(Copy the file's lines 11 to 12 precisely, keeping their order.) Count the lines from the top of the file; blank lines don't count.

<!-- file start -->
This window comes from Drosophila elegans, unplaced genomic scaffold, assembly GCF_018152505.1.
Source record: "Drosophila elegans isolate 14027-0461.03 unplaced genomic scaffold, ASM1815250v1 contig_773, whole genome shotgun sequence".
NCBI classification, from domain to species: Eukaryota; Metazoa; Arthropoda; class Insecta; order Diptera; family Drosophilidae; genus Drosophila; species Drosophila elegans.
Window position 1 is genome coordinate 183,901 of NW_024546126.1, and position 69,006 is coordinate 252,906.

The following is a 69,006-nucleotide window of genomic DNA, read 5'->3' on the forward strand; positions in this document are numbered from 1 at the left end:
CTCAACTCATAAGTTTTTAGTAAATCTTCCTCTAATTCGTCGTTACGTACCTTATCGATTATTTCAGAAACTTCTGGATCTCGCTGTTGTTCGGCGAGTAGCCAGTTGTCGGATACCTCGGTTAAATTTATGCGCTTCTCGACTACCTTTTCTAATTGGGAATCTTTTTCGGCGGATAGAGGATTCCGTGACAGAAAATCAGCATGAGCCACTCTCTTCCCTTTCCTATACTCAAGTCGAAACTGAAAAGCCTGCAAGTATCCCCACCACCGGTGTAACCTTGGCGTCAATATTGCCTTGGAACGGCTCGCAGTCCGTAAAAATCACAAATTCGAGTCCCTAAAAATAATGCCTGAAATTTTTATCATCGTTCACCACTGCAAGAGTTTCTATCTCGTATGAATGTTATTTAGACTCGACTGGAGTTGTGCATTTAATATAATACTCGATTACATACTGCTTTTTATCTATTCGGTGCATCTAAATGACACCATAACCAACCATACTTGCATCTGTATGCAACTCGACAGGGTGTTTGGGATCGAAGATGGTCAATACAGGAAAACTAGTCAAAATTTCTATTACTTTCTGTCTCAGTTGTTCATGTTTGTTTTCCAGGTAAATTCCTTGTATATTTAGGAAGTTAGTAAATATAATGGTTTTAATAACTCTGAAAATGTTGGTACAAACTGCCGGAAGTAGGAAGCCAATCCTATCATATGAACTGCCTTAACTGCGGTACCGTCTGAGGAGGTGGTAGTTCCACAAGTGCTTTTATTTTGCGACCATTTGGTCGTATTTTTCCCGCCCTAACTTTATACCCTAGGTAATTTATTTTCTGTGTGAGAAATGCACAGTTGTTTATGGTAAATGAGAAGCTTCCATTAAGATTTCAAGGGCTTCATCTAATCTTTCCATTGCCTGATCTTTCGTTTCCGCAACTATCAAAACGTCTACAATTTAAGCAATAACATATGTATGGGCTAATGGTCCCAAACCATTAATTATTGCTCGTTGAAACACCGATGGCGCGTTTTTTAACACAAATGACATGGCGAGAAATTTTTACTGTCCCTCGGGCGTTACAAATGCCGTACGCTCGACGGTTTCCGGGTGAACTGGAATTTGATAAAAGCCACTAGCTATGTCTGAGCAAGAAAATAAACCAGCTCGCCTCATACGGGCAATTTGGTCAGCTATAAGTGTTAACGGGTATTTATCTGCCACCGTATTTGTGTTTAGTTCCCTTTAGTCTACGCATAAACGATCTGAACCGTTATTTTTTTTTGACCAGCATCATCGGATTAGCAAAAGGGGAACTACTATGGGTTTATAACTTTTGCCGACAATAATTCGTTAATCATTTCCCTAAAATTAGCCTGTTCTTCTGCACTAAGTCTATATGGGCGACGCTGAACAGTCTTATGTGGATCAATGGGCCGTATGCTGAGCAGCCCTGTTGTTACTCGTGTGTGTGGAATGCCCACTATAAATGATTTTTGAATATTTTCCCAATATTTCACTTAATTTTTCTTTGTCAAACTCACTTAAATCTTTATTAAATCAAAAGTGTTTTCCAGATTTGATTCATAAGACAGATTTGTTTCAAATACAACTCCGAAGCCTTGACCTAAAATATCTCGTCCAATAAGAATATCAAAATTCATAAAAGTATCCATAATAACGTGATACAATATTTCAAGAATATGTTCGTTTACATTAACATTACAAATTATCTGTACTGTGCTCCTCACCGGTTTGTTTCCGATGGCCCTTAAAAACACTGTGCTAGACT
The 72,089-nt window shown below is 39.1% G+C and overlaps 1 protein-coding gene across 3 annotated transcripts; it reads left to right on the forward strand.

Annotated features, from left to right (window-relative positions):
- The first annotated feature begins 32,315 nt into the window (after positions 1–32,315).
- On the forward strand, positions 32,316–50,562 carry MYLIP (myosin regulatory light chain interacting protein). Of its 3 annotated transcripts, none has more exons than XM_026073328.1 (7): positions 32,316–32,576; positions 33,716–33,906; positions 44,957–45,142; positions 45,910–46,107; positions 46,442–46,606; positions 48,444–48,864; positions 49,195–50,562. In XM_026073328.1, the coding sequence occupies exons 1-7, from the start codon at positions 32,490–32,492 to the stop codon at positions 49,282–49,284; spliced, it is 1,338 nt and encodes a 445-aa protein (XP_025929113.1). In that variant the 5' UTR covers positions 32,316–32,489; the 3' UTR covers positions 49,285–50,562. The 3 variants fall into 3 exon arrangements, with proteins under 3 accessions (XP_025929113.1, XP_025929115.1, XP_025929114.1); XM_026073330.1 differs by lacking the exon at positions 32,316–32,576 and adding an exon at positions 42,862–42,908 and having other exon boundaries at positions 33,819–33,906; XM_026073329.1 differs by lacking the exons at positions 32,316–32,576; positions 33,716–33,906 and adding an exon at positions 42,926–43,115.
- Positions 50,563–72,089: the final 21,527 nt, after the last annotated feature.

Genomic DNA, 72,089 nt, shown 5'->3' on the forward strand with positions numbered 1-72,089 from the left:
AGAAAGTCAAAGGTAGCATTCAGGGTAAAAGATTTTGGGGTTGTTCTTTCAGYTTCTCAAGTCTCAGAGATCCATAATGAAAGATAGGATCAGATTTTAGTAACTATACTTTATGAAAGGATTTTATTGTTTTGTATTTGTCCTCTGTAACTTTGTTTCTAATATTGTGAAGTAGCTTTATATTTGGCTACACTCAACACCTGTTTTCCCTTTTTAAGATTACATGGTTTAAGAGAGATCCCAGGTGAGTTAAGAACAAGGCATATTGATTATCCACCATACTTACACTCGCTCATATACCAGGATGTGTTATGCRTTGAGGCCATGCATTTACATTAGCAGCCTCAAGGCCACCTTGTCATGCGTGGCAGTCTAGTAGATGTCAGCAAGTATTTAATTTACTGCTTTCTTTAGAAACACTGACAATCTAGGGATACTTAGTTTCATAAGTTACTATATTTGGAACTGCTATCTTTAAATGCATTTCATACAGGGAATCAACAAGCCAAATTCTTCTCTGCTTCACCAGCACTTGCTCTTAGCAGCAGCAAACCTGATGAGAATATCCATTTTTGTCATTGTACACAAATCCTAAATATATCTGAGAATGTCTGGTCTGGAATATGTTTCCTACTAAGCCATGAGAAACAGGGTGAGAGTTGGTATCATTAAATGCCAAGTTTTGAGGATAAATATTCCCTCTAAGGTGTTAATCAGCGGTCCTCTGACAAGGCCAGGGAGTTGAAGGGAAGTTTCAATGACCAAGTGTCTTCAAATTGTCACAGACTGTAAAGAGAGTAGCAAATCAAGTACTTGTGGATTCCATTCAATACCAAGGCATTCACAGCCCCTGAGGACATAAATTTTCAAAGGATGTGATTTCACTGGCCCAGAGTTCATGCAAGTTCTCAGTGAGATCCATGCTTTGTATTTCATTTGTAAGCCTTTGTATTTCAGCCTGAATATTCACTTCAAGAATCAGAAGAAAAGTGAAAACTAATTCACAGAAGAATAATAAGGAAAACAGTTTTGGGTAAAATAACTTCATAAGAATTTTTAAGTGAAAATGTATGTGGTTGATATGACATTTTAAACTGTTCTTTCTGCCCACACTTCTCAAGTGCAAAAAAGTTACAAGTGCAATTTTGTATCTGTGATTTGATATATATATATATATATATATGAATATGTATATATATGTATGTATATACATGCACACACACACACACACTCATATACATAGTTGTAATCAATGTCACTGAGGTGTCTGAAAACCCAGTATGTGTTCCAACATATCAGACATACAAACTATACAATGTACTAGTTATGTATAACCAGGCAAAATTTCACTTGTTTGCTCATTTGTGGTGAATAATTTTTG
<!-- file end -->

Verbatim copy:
- Positions 50,563–72,089: the final 21,527 nt, after the last annotated feature.

Genomic DNA, 72,089 nt, shown 5'->3' on the forward strand with positions numbered 1-72,089 from the left: